1 18-Authentication

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1.1 Screencasts

1.2 Introduction

1.2.1 User Authentication

1.2.2 Authentication Process

1.2.3 Types Four Means of Authentication

Authentication Model

1.3 Risk assessment

1.4 Passwords

1.4.1 Password Authentication

Widely used line of defense against intruders
* User provides name/login and password
* System compares password with the one stored for that specified login The user ID

1.4.2 Password Vulnerabilities

1.4.3 Hashes and salts

Pass the salt, not the hash

Hashing passwords, with and without salt

/ WhyQ /////
Why use a slow hash?
/ WhyQ ///// Password hashing with salt benefits

1.4.4 Password attacks Machine learning

Machine learning on real password databases
In a particular simulation, with a particular set of passwords (perhaps of limited generalizable utility) Password File Access Control

/etc/shadow.html (actual password hashes.html)
/etc/passwd.html (user meta-data.html) Protection Vulnerabilities

1.4.5 Improving Passwords User Education

User Education on Password Strength
https://explainxkcd.com/wiki/index.php/936:_Password_Strength Proactive Password Checker

Rule enforcement (example)
* All passwords must be at least n characters long.
* In the first n characters, the passwords must include at least one each of uppercase, lowercase, numeric digits, and punctuation marks.

Password checker
* Compile a large dictionary of possible “bad” passwords.
* When a user selects a password, the system checks to make sure that it is not on the disapproved list.
* Computationally expensive

Bloom filter
* Like hash table, but faster, grabbing a “fingerprint” for each password.
* First loaded up with common bad passwords, generating a fingerprint for each.
* Passwords with common “fingerprints” will be rejected.
* Block users from using words on a common list or anything which hashes to common values.
* An empty Bloom filter is a bit array of m bits, all set to 0.
* k different hash functions defined, each of which maps or hashes some set element to one of the m array positions
* k is a constant, much smaller than m, which is proportional to the number of elements to be added
* To add an element, feed it to each of the k hash functions to get k array positions. Set the bits at all these positions to 1.
* To query for an element (test whether it is in the set), feed it to each of the k hash functions to get k array positions. If any of the bits at these positions is 0, the element is definitely not in the set; if it were, then all the bits would have been set to 1 when it was inserted. If all are 1, then either the element is in the set, or the bits have by chance been set to 1 during the insertion of other elements, resulting in a false positive.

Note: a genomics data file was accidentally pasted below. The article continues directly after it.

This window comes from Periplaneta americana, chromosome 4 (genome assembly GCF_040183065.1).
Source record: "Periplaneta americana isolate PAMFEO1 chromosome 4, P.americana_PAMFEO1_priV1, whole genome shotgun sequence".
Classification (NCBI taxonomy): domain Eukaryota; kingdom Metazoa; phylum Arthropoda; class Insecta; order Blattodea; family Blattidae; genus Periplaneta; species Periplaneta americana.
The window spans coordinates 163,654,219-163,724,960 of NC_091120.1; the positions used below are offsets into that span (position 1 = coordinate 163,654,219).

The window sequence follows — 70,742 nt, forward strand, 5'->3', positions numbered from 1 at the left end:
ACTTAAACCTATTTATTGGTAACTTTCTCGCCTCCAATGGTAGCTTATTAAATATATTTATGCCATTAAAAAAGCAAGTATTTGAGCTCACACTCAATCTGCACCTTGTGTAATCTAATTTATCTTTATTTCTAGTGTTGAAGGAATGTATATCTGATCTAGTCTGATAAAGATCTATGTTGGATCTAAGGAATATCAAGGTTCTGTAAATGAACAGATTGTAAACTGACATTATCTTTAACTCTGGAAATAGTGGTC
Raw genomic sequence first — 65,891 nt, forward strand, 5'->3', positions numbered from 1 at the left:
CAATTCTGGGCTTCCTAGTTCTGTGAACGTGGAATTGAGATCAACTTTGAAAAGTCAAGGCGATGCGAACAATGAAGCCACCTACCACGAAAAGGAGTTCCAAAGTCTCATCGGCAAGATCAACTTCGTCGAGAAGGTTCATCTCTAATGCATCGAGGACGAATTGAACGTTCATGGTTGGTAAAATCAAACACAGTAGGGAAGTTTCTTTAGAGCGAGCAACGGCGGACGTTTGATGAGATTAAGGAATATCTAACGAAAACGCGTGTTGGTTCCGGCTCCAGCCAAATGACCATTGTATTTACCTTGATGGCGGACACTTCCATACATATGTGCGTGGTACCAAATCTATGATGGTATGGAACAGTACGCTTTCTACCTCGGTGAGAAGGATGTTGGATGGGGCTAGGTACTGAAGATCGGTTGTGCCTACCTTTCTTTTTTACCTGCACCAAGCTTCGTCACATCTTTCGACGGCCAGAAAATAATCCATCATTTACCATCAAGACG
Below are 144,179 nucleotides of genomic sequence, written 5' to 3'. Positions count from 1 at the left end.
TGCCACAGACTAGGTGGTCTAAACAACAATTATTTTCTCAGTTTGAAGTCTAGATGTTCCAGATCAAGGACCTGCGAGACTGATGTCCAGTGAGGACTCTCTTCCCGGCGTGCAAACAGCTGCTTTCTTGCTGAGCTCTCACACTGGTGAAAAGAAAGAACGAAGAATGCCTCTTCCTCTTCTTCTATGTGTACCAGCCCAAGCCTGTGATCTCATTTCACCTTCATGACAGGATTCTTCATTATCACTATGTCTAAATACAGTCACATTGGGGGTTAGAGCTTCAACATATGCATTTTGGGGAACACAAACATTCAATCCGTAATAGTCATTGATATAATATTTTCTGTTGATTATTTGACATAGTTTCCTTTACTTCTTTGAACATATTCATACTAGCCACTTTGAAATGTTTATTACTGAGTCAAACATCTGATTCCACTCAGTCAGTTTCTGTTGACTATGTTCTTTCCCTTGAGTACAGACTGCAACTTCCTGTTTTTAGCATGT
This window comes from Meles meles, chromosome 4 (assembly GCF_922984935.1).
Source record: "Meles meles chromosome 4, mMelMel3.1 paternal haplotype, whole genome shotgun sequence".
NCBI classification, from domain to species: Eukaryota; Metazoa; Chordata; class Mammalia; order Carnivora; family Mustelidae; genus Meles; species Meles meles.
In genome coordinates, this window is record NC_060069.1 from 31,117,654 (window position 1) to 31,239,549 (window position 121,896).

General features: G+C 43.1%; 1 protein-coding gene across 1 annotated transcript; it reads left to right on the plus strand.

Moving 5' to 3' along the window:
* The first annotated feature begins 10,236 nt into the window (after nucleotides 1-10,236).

Bloom filter
* An example of a Bloom filter, representing the set {x, y, z}.
* The colored arrows show the positions in the bit array that each set element is mapped to.
* The element w is not in the set {x, y, z}, because it hashes to one bit-array position containing 0.
* For this figure, m = 18 and k = 3.

Bloom Filter Performance (Lower Y is Better)
Storage size is lesser on the left, and greater on the right.
Why: space versus speed

1.5 Multi-factor authentication

2 factor authentication anyone?

1.5.1 Hardware tokens


For example:
* https://onlykey.io/ (open source, good for actual static passwords)
* https://www.nitrokey.com/ (open source, good for remote stuff, challenge-response)
* https://www.yubico.com/ (not open source, though popular)
* https://solokeys.com/ (open source)

Objects that a user possesses for the purpose of user authentication are called hardware ­tokens.

1.5.2 Biometric authentication


Biometric modes

Decision thresholds

Decision thresholds

Decision thresholds

Remote biometrics

Discussion question:
What happens when your fingerprint database is corrupted?
What are some disadvantages and advantages of biometrics compared to passwords?

1.5.3 Challenge-response based schemes

(zero-knowledge proofs, like we previously covered)


1.5.4 Mobile-phone 2-factor

When used in addition to a password, can be more secure, but:
* Text messages to mobile phones using SMS are insecure and can be intercepted.
* If the phone is unable to display messages, such as if it becomes damaged or shuts down for an update or due to temperature extremes (e.g. winter exposure), access is often impossible without backup plans.
* Account recovery typically bypasses mobile-phone two-factor authentication.
* Email is usually always logged in. So if the phone is lost or stolen, all accounts for which the email is the key can be hacked as the phone can receive the second factor. So smart phones combine the two factors into one factor.
* SIM cloning gives hackers access to mobile phone connections. Social-engineering attacks against mobile-operator companies have resulted in the handing over of duplicate SIM cards to criminals.

Cahoot 18.1

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